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Tunisia Area Holidays

Ancient souks and sunkissed shores

Holidays to Tunisia serve up sun, sea and sand with an exotic twist. This is a country of rolling desert dunes, crumbling ruins and whitewashed villages that have remained unchanged for centuries. But you’ll also find bubbly waterfront resorts with all the 21st century hallmarks. 

Purpose-built towns like Skanes and Port El Kantaoui hug the eastern shores, pairing beautiful sandy beaches with luxe hotels and championship golf courses. In Sousse, you get the best of both worlds – palm-fringed shores and an ancient medina, where merchants tout local treasures in pocket-sized stores, and warren-like alleyways flaunt Arabian architecture that’s stood the test of time.

Move away from the towns and there’s an epic natural landscape to explore. Tunisia borders the Sahara Desert, and camels, quad bikes and 4x4s are all brilliant ways to experience the mesmerising surroundings. For a proper taste of the culture, you can bed down overnight in a Bedouin tent thin enough to see the stars through, and get an insight into the life of the wandering Berber tribes.

 

Three tips for a top trip

Ride a camel

These beautiful animals are friendlier than they look and a magical way to explore the desert dunes, Lawrence of Arabia-style.

Embrace the local food

From flaky brik pastries stuffed with tuna and egg, to chunky bread dunked in the thick and spicy harissa sauce, Tunisian cuisine is a must-try.

Be firm

The locals can be very pushy when it comes to touting you goods, but a firm no and a swift walk away usually does the trick to deter them.

Best attractions to see in Tunisia

The Sahara Desert

Whether you’re crossing the dunes on a camel, or trundling across them on a quad bike, the landscape here is unforgettable.

El Jem

This epic amphitheatre looks just like Rome’s famous Colosseum, but it’s in much better condition than its Italian cousin.

Sidi Bou Said

This immaculate northern village graces many Tunisian postcards – a mish-mash of beautifully painted gleaming white buildings with blue doors and window panes.

Your Tunisia questions, answered

With its beautiful beaches and plentiful activities, Tunisia is brilliant for kids. There’s a huge variety of restaurants in the resorts, too.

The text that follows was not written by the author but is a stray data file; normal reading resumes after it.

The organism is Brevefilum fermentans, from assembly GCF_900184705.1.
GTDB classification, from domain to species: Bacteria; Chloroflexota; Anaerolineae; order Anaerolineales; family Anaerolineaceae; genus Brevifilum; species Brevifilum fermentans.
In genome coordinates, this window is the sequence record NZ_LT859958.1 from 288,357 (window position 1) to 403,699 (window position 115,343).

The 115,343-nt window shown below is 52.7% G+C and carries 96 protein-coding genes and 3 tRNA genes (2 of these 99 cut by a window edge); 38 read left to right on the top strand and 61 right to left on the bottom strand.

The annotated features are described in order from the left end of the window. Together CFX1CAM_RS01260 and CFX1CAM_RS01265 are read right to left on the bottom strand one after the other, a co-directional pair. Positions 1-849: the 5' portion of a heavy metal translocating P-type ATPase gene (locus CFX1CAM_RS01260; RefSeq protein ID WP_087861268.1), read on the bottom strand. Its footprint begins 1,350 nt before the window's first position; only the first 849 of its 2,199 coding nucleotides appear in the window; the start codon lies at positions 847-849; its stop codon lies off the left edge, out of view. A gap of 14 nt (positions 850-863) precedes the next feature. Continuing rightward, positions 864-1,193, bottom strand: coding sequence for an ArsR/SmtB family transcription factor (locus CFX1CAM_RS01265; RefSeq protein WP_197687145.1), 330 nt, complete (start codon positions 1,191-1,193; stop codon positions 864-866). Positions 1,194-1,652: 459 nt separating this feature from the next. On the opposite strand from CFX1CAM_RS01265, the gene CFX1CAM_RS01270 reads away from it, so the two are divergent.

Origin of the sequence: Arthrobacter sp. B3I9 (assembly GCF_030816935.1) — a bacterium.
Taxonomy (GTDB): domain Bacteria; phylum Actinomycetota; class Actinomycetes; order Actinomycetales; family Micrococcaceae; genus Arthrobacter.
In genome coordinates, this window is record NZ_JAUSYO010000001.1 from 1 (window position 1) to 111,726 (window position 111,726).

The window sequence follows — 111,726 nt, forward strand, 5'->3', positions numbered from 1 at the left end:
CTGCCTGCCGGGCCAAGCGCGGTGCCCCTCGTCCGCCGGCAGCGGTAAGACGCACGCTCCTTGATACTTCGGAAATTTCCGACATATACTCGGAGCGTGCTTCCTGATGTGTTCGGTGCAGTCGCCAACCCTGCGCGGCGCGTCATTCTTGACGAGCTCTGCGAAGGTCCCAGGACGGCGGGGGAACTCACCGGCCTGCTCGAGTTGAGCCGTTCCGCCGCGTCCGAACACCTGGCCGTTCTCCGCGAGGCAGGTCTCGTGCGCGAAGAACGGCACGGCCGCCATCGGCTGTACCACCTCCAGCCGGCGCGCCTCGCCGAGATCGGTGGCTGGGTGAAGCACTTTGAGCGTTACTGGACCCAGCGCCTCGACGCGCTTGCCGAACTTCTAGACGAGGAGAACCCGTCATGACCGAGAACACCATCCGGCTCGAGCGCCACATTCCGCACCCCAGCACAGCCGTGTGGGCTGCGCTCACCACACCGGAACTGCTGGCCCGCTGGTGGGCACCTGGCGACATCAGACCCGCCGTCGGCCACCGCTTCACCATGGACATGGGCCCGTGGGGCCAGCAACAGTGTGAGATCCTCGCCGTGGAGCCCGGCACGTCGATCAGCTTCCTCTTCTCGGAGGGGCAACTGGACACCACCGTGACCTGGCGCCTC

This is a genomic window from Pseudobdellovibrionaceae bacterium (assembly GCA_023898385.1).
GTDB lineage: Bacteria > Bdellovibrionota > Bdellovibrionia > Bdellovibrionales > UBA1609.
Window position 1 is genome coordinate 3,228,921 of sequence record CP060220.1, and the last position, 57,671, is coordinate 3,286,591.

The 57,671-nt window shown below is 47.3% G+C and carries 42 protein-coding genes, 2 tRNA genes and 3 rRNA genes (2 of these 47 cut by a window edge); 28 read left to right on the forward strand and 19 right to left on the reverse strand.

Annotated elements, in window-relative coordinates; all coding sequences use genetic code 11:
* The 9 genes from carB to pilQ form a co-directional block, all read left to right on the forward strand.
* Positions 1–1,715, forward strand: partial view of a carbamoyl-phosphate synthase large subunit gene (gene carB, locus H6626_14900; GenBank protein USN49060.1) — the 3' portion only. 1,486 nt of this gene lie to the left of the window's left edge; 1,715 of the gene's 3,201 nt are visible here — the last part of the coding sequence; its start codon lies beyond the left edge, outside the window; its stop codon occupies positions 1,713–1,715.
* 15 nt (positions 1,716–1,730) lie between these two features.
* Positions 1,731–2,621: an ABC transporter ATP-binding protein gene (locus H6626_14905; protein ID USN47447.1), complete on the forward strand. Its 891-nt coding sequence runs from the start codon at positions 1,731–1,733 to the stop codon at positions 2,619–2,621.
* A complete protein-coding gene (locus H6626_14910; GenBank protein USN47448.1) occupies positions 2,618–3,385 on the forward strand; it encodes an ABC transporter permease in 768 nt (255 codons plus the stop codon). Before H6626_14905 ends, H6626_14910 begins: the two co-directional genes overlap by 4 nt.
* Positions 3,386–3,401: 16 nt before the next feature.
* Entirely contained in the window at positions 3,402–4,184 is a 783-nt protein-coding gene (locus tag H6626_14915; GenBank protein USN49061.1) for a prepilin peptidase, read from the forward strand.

Tunisia has a mountainous landscape to the northwest, with the largest mountain, Mount Chambi, close to the border with Algeria. If you’re looking to spend some time inland, then Chambi National Park is a popular place, with mountains covered in pine trees and plenty of hiking and climbing trails. If you’d prefer an easier way to see the mountains, you can take a guided tour, usually in a four-wheel drive.
Tunisian Dinar. Just so you know, it’s a closed currency so you can only exchange sterling once you’ve arrived.
Tunisia has a balmy Mediterranean climate, so between May and October, temperatures soar and you can expect lots of sunshine.
Tunisia has several beautiful beaches. In the north, there are sandy beaches with clear waters and it’s easy to see why some of the most popular beach resorts are found along this coast. The south has more wild, unspoiled beaches, with dramatic desert landscapes. Beaches that come highly recommended include: El Haouaria in Cap Bon, which has golden sands surrounded by green hills; Hammamet, which has white sand beaches that tend to be lively with water sports, and Gammarth in Tunis, known for its soft sands.
Holidays in Tunisia are very popular with families, as the country is very child-friendly and there’s plenty to do. During the day, kids can enjoy attractions from zoos to waterparks, and they’ll love shopping for toys and souvenirs in the local medinas. Most hotels have swimming pools where the kids can cool off and, of course, there are plenty of beaches where they can take a dip. If your child isn’t adventurous enough to try the local cuisine, many restaurants offer kids menus.
Tunis is rich in history, especially the suburb of Carthage, which was an important trading hub in ancient times. It was destroyed by the Romans, who then rebuilt it in their own style. You can still visit the 2nd-century Roman baths and the ruins of Byrsa, which was once a walled citadel. In El Djem, you can visit the El Jem Amphitheatre, built in 238 AD. In Tunis, the Medina of Tunis neighbourhood dates back to 698 and includes mosques, palaces and madrasas.
As a Muslim country, Tunisia doesn’t have much in the way of bars and nightclubs, but there is still plenty to do at night. Cafes tend to be the alternative to bars and you can often hire a hookah pipe to try the local shisha, or simply sit and enjoy a mint tea while you listen to some live music. If you’re after lively nightlife, you should consider staying in one of the larger resorts. Many of the hotels have their own nightclubs and evening entertainment with bars that stay open until late.
Tunisia has different scenery in the north and south so, when you explore the country, there’s a little of everything. In the north, there are pine-tree covered mountains and sandy beaches and, as you drive south, you reach the Sahara Desert, so expect vast sandy landscapes and dunes. In the desert, you can also see Tunisia’s pink salt lakes, and there are many unspoilt beaches where the sand meets the sea.